Focus and the Simple Small Business

I read a story about Ray Crock, the founder of McDonald’s (in the book “Focus”). Mr. Crock was with a bunch of young business college students one day when Ray asked them what business he was in. They said the hamburger business. He said “no, real estate. McDonald’s owns more valuable real estate than anyone else in America. Hamburgers were just a reason to own the real estate”.

Another question I read was how many people think that they could make a better hamburger than McDonald’s. Almost everyone raised their hand. Then, the speaker asked, then why aren’t you rich? It is because it is not about making the best burger. It is about perception, trust, speed, cost and other factors.

It took me a long time to come to some simple facts of life and manage a simple small business. Sometimes the simplest things are the hardest to understand
. Humans naturally want to think that everything is too complex. For example, the most powerful way to be successful is to know what you want. The problem is that most people don’t really know what they want and what they are willing to do to get it.

Do you want to be rich? There are a lot of illegal things like robbing a bank, smuggling or dealing in drugs, or racketeering that can help you become rich. OK so you want to be rich, but you don’t want to do anything illegal and face jail time. Well you could work several jobs and only get six hours of sleep a night. Put everything that you earn in a mutual fund and in twenty years you might be rich. Oh, but you wouldn’t have a life or any relationships during those twenty years. So most people won’t choose this route either. There are dozens of examples like this that would make most people give second thought to trading their own values and desires for money. One of the most important steps to success is knowing what you want and what it takes to get it. The second important step is to decide if you are willing to sacrifice other things to get it. That sounds almost too simple. It is so simple that most people can’t do it.

Here is another example. Are you an artist, craftsman or passionate about something? If you are this could be another serious problem. If you really want to succeed in a simple small business, talent can be a curse. As an artist or craftsman you want things done to perfection. You literally cannot stand to put your reputation on something that you are not proud of. There is the old saying that “a great artist or craftsman does things right and a great businessman does the right things”. If you fall into this category this will be hard for you to swallow, but you cannot be both an artist and successful business person. At least not at the same time. It requires two different parts of the brain and to be successful at one you have to be focused on it 99% of the time.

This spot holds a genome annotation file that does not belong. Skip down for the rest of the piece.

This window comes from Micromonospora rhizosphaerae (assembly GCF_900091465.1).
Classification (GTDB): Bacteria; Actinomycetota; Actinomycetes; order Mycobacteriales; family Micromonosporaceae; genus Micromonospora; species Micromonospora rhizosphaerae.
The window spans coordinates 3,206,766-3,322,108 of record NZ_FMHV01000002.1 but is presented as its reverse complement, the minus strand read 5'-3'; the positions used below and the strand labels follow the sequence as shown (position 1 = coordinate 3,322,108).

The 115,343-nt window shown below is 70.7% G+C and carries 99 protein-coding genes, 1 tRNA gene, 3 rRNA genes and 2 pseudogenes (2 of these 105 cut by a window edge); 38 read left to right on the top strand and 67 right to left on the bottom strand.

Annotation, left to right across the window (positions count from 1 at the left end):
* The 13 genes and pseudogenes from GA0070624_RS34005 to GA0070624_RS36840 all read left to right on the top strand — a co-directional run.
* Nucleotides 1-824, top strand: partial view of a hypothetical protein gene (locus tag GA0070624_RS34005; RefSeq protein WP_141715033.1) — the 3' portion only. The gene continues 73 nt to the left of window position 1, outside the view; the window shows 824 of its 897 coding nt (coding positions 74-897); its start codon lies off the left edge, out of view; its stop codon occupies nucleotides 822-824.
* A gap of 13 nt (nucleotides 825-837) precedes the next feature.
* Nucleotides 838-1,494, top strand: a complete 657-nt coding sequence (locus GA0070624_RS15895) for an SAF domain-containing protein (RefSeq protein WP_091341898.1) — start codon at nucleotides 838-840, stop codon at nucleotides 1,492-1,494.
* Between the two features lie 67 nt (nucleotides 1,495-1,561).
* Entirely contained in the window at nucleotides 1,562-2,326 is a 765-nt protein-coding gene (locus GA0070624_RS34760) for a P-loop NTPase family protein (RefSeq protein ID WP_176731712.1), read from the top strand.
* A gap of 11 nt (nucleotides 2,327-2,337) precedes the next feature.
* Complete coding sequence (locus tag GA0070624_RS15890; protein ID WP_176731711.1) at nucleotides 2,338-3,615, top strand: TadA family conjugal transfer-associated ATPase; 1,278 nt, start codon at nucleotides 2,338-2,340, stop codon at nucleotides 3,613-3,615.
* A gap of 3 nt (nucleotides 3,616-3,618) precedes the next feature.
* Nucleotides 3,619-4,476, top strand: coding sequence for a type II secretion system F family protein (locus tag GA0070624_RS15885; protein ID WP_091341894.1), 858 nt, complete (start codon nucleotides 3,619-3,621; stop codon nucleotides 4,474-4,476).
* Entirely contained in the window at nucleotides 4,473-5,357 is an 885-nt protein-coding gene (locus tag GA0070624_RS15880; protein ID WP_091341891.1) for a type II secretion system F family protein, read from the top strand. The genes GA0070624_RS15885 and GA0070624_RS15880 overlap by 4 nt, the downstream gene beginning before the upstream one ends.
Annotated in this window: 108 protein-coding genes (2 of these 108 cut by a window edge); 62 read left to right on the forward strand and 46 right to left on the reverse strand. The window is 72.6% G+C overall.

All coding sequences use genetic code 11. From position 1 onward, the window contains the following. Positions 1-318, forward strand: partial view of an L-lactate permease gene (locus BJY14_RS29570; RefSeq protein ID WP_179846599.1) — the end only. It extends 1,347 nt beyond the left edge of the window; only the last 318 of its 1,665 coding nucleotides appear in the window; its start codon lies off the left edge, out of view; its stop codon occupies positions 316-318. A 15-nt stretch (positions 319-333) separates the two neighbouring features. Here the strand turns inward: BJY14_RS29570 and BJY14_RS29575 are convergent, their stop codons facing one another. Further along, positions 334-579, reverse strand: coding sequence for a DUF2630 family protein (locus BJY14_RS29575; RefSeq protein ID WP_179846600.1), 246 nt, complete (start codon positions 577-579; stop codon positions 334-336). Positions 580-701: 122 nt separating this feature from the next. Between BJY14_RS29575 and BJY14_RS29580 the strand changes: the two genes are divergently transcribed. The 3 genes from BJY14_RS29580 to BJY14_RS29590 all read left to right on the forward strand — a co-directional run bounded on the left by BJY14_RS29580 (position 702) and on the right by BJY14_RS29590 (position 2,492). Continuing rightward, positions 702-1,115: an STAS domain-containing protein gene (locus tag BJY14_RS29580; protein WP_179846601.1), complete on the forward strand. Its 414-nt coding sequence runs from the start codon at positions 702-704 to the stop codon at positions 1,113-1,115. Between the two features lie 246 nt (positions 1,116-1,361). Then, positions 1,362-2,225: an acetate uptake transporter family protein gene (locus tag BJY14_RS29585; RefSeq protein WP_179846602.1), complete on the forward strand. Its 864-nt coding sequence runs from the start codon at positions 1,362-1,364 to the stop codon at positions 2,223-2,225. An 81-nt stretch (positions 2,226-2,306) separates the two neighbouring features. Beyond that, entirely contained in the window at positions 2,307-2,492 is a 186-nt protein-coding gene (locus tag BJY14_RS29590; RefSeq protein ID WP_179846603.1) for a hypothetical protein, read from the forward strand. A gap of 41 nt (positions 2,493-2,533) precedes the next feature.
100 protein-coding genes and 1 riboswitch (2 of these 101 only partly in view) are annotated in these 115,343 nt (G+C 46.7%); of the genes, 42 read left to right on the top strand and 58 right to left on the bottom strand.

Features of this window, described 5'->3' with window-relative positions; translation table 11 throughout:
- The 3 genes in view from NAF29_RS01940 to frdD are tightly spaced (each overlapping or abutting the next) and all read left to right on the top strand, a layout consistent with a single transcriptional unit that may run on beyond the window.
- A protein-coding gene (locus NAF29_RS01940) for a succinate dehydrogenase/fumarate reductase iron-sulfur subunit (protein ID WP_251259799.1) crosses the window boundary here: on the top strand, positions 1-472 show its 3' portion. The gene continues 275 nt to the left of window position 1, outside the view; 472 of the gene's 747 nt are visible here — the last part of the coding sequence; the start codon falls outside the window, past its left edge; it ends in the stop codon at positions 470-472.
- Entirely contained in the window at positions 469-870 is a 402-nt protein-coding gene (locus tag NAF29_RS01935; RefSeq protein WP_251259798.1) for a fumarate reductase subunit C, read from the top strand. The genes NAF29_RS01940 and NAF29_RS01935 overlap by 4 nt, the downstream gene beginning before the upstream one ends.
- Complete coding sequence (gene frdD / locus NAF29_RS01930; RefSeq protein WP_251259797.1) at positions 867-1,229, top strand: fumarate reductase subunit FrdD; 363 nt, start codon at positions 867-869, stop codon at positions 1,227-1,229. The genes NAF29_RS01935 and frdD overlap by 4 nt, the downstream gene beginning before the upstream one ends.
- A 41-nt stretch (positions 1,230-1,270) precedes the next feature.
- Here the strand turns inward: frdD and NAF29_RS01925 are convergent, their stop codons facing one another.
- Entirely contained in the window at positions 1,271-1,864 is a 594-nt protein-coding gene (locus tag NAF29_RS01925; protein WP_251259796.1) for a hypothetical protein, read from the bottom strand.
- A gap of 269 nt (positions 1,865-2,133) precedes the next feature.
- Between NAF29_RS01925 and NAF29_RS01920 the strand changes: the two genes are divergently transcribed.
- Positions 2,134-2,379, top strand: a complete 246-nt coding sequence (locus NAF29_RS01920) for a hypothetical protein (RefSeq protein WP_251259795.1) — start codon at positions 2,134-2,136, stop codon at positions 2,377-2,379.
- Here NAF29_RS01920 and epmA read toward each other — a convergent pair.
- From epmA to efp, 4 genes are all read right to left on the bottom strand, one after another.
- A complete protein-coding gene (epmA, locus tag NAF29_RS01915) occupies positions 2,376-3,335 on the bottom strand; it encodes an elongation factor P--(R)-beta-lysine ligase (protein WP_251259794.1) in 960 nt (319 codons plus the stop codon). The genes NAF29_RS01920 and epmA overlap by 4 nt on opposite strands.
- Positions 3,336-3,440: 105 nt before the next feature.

The best of both worlds is to have a partner where one is an artist and the other is a businessman. Now many partnerships don’t work, but if both individuals understand that their skills are both instrumental as well as detrimental to the success of the business they can work it out. They must be able to fight and understand why they are fighting. The small business owner must push the artist to let go a little and get the product out of the door. The artist on the other hand must insist that the company will only sell the best product possible because a company will not survive long by selling garbage. Hopefully this will lead to a successful compromise and a successful business.

Here is a simple truism: Business is about selling. That is it. If you cannot sell then you either should not go into business or you need to hire someone who can sell. Of course you need a product to sell. But remember, almost anyone can produce a better hamburger than McDonald’s!

David Tower

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